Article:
Luckily for cows and horses, veterinarians have approved rabies vaccinations for them.
Q: Our farm dogs and cats get rabies vaccinations every year, but what about our milk cow and horses—can they get rabies and should they get shots, too?
A: All mammals, including cattle, horses and even humans, can get rabies. Your livestock can die from rabies, and if you humans have been exposed to the disease, you have to undergo a lot of treatment. Luckily, there are some real smart vets out there who have approved vaccines for some livestock species, such as cattle, horses and sheep. It’s too bad there are no approved vaccines for other animals, such pigs, llamas, alpacas and us goats. Vaccinated animals should have an up-to-date booster shot. Ask your vet about the best prevention for your animals. It’s important!
Rabies is an icky viral disease that attacks the nervous system and slowly causes our brains to become inflamed. That’s nothing to joke about! Animals (and people) get rabies when they touch saliva from an infected animal. That doesn’t just mean getting bitten—the virus can weasel its way into your body through scratches or open wounds on the skin or through mucous membranes in the eyes and mouth. Horses’ and livestock’s curiosity often get them in trouble— they’re usually exposed to rabies when they investigate the strange behavior of a rabid animal, generally a dog, cat, bat, skunk, raccoon or fox, by touching or prodding it with their noses.
There are two forms of rabies: furious and dumb (aka paralytic). Livestock in the furious stage of rabies become nervous and aggressive. (It can be scary!) Sometimes they attack other animals and people, and they might foam at the mouth. Animals in the dumb stage of rabies become depressed and weak, which is especially dangerous because you might not realize they’re sick and put yourself at risk when you hang out with them.
Rabies symptoms look different in different animals, so it can be difficult to know if your animal pals are sick. There are some things you can look out for, though. Cattle may drool and swallow in an unusual manner and often develop a hoarse bellow. Sheep show similar symptoms to cattle and sometimes yank out their own wool. Horses may become weak in the hindquarters and have colic-like symptoms; they whinny a lot and sometimes kick and bite. Rabid goats will bleat continuously. Eventually livestock will become paralyzed and die.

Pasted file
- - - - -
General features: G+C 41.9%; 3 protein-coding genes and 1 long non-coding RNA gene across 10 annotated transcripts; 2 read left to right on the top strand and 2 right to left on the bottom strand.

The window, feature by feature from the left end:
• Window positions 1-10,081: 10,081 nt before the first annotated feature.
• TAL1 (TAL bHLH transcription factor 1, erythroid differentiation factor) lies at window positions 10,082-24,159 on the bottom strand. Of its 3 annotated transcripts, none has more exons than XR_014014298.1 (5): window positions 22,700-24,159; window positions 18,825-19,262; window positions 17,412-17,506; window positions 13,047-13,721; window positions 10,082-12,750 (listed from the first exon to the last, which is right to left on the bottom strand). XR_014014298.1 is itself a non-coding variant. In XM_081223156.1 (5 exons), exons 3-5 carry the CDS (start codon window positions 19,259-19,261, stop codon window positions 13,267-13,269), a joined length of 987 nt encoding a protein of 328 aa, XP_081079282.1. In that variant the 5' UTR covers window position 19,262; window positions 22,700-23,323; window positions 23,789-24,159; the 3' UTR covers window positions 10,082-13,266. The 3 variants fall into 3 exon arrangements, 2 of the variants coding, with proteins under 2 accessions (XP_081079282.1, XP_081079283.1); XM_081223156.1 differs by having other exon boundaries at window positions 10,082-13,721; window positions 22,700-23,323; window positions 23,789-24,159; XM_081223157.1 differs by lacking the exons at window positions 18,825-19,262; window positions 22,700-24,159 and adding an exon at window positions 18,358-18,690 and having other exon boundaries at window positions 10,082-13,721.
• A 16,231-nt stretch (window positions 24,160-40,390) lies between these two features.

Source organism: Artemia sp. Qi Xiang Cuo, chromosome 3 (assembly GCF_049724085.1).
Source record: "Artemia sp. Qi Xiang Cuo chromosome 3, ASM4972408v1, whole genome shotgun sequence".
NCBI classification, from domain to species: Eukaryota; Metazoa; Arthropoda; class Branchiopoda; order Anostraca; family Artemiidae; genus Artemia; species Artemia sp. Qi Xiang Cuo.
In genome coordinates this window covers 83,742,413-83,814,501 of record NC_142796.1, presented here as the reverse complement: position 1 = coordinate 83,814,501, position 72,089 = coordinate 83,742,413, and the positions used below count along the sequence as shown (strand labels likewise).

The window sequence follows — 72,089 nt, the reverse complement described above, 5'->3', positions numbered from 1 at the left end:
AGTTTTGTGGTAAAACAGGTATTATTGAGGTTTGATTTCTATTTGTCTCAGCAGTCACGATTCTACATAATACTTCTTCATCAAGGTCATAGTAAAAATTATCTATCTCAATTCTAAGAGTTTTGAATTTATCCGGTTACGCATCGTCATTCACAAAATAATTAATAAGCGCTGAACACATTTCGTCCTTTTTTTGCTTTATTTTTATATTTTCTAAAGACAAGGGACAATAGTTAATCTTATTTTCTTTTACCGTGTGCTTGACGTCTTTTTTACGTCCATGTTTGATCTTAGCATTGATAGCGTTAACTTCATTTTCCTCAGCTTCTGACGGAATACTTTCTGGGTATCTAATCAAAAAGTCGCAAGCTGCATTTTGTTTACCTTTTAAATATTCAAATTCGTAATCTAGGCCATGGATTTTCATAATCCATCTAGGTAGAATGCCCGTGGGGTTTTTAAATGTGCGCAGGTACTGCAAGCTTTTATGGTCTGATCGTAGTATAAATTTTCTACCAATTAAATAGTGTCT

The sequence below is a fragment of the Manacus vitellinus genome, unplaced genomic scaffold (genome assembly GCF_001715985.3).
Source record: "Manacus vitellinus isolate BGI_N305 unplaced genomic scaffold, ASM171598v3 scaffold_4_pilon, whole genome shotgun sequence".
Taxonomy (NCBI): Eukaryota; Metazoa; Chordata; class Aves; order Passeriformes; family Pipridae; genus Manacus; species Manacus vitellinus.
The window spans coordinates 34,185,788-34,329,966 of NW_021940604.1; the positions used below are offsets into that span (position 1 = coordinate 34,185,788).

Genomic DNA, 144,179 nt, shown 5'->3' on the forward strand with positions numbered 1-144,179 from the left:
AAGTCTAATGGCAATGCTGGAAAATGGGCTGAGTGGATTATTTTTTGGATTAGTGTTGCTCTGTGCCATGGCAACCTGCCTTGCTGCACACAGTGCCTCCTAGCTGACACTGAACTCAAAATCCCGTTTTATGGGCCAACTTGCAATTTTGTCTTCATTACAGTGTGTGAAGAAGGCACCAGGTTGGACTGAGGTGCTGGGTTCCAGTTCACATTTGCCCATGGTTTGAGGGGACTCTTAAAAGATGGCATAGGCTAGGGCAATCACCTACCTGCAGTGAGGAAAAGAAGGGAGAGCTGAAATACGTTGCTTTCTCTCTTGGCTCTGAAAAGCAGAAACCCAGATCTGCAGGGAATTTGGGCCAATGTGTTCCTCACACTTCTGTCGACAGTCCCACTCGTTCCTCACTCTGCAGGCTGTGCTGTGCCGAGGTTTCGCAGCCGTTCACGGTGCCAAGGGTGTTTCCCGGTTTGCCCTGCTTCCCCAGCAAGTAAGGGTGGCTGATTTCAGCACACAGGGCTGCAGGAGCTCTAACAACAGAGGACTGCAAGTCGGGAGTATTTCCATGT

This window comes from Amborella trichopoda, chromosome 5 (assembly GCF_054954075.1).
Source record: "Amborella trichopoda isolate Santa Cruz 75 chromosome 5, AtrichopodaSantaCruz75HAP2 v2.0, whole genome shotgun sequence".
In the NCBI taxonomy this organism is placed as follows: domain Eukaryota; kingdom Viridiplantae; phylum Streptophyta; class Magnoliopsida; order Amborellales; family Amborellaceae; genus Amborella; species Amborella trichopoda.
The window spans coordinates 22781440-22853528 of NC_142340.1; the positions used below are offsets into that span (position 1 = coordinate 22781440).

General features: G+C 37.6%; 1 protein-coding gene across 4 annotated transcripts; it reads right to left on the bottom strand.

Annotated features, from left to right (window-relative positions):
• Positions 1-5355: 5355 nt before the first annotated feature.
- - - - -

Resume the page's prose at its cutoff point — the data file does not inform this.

Any time one of your livestock acts out of the ordinary and you can’t explain why, put it in the barn or a pasture area by itself and call your vet right away. If it’s diagnosed with rabies, check your state’s guidelines for how to handle rabid animals. Throw away any products, such as milk, from that animal so you don’t become infected, too.
The best ways to keep rabies off your farm altogether is to have your animals vaccinated and to discourage any animal visitors that might carry rabies. If you see a suspicious animal, like a stray dog, that’s acting strangely or a nocturnal animal, like a skunk, out and about during daylight hours, immediately call your local animal-control agency to investigate.
To keep yourself safe, stay away from any animal you think might have rabies, even if it’s your own pet or livestock friend. If you or your animals are bitten, put on rubber or latex gloves and immediately wash the wound thoroughly with soap and water. Then apply rubbing alcohol or water and iodine. Most importantly, get to your doctor or veterinarian as soon as you can! If the animal you came in contact with turns out to be rabid, you can get an injection of human rabies immune globulin and a course of vaccinations.
About the Author: Ozark Jewels General Martok, who describes himself as “a really studly Nubian buck,” lives with his family and friends on a small farm in the Arkansas Ozarks. Read his blog, “Mondays with Martok,” for a peek at their daily animal activities.
Have an animal-related question? Send it to Martok at firstname.lastname@example.org, and include “Ask Martok” in the subject.